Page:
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How can I calculate Logarithmic Negativity for the given state?

$\rho = \frac{1}{2} |0\rangle \langle0| \otimes |+\rangle \langle+| +\frac{1}{2} |+\rangle \langle+| \otimes |1\rangle \langle1| $

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    $\begingroup$ The state is separable hence its logarithmic negativity is zero. $\endgroup$ Feb 6 at 16:04
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If we defined the logarithmic negativity as $E_N(\rho)= \log_2 \|\rho^{\Gamma_A} \|_1$ then given that $$\rho = \frac{1}{2} |0\rangle \langle0| \otimes |+\rangle \langle+| +\frac{1}{2} |+\rangle \langle+| \otimes |1\rangle \langle1| = \begin{pmatrix} 1/4 & 1/4 & 0 & 0\\ 1/4 & 1/2 & 0 & 1/4\\ 0 & 0 & 0 & 0\\ 0 & 1/4 & 0 & 1/4 \end{pmatrix}$$

and since given a matrix $X$ then its partial transpose with respect to the first system $A$, $X^{\Gamma_A} $ is defined as $$X = \begin{pmatrix} x_{11} & x_{12} & x_{13} & x_{14}\\ x_{21} & x_{22} & x_{23} & x_{24}\\ x_{31} & x_{32} & x_{33} & x_{34}\\x_{41} & x_{42} & x_{43} & x_{44} \end{pmatrix} \hspace{0.5cm} X^{\Gamma_A} = \begin{pmatrix} x_{11} & x_{12} & x_{31} & x_{32}\\ x_{21} & x_{22} & x_{41} & x_{42}\\ x_{13} & x_{14} & x_{33} & x_{34}\\x_{23} & x_{24} & x_{43} & x_{44} \end{pmatrix} $$

we have that the partial transpose of $\rho$ with respect to the first system $A$ is itself. That is, $\rho^{\Gamma_A} = \rho$. Hence, $\|\rho^{\Gamma_A}\|_1 = 1$ and thus $ \log_2 \|\rho^{\Gamma_A} \|_1 = \log_2(1) = 0$ where $\|\cdot\|_1$ is the trace norm, that is, the sum of the absolute value of the eigenvalues -- but since $\rho$ is a density matrix, all eigenvalues are positive, so itis just the trace (which equals $1$).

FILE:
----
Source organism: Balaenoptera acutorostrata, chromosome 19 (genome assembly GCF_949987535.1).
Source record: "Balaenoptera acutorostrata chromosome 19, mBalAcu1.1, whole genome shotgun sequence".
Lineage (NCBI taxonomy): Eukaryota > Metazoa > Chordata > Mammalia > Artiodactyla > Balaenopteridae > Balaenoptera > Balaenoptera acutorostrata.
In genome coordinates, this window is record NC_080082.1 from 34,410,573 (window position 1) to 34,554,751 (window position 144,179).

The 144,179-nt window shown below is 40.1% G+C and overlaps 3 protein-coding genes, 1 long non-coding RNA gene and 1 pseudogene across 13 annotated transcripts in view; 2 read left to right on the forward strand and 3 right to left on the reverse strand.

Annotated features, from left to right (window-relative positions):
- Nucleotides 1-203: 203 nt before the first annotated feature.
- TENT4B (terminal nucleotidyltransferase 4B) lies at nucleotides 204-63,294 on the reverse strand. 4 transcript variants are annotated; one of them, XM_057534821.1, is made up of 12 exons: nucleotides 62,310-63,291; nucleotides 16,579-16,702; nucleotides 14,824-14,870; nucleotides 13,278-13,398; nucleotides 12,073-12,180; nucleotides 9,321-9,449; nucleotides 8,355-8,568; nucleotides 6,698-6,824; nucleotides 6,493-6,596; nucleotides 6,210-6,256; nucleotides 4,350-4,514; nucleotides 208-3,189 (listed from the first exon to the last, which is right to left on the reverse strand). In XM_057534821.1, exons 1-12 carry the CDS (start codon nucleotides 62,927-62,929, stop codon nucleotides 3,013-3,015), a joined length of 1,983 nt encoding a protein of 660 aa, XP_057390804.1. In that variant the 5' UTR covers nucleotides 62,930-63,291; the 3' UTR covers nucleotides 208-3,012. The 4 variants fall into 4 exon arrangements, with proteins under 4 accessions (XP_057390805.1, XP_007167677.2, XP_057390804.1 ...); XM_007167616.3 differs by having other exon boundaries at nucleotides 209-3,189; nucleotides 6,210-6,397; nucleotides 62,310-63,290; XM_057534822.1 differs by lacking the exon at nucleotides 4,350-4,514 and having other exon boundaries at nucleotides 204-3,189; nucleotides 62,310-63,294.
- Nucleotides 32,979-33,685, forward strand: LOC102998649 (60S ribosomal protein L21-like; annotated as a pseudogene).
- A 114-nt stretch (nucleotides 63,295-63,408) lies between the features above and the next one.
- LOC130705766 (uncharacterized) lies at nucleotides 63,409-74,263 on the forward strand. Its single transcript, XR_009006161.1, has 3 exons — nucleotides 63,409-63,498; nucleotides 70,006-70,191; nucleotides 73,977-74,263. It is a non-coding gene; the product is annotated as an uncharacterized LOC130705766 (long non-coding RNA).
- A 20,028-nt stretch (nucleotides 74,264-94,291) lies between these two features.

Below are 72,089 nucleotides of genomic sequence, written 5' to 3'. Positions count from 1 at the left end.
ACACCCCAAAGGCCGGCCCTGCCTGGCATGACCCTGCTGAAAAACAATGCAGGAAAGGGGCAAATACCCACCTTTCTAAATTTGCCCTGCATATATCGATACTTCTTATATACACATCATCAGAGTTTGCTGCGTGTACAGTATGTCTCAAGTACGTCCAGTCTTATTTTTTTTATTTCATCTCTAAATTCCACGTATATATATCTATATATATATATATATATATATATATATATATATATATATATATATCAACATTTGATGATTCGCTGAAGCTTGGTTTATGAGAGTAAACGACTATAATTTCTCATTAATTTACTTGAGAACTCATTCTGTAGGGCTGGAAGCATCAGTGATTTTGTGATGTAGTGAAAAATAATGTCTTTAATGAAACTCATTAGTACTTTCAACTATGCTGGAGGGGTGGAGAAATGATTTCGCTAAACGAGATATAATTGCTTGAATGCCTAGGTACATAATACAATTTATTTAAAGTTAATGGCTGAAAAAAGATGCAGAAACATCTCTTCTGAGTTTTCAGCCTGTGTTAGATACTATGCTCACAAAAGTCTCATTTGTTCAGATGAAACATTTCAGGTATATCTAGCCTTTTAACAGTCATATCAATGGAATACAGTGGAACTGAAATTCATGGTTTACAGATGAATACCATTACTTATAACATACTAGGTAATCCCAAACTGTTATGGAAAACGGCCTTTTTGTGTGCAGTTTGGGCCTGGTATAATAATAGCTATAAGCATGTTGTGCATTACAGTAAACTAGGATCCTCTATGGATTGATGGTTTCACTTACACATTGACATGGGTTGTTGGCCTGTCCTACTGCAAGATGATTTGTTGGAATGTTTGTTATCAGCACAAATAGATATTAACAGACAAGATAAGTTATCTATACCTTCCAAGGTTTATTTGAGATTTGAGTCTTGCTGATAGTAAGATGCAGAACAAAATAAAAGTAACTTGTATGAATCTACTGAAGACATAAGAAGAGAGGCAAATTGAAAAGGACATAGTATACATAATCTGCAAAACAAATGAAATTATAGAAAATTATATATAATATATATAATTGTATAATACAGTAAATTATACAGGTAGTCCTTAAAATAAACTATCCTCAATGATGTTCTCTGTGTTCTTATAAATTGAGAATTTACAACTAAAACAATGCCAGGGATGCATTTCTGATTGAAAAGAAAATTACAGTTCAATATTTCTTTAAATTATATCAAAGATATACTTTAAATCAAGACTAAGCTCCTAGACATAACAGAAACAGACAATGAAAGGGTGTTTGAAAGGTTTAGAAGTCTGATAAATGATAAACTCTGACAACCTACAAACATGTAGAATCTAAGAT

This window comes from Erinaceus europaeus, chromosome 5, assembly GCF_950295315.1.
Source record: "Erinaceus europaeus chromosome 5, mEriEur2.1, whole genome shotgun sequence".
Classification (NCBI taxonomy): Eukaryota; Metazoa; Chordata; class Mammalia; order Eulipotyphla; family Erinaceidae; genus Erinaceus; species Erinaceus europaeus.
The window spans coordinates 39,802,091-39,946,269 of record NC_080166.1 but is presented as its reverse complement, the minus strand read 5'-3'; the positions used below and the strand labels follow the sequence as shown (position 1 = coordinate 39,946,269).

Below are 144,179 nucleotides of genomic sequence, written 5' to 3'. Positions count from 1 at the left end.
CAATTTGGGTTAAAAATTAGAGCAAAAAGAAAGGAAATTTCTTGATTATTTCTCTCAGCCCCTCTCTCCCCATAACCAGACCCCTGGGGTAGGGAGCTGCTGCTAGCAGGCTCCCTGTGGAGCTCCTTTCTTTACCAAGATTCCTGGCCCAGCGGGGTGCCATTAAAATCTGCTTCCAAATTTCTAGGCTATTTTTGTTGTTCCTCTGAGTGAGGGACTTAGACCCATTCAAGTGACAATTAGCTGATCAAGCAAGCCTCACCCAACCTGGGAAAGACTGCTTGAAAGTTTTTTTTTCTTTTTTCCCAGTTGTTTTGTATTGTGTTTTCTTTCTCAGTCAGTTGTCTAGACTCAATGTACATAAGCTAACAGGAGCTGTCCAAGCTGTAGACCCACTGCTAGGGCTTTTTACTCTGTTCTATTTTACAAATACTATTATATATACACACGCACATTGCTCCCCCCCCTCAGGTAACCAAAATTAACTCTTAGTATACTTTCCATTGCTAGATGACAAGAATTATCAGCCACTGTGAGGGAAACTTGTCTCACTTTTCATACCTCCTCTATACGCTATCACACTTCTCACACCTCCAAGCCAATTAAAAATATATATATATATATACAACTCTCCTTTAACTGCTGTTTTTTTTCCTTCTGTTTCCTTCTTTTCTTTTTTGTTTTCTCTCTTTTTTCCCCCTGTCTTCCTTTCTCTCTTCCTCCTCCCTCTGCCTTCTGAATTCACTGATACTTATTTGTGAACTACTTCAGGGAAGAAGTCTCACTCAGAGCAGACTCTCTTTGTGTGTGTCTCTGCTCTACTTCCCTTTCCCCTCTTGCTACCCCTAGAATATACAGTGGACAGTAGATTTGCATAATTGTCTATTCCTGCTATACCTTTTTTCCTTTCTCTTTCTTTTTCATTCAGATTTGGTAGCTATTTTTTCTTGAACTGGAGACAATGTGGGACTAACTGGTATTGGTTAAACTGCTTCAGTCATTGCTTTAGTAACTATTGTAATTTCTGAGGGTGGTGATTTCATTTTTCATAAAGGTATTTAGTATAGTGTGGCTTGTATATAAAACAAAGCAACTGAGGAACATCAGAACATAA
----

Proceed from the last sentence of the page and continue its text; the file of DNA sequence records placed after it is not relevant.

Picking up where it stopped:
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    $\begingroup$ The $\|\cdot\|_1$ norm is the trace norm, which is the sum of the singular values and is different from the column 1-norm. Otherwise, this is correct. Note that we can simplify the calculation by observing that if $\rho$ is a separable state then $\rho^\Gamma$ is a state and therefore $\|\rho^\Gamma\|_1=1$. Consequently, $E_N(\rho)=0$ for all separable states. $\endgroup$ Feb 6 at 6:31
  • $\begingroup$ Thanks @Nobert Schuch for the edit! $\endgroup$
    – KAJ226
    Feb 7 at 21:27

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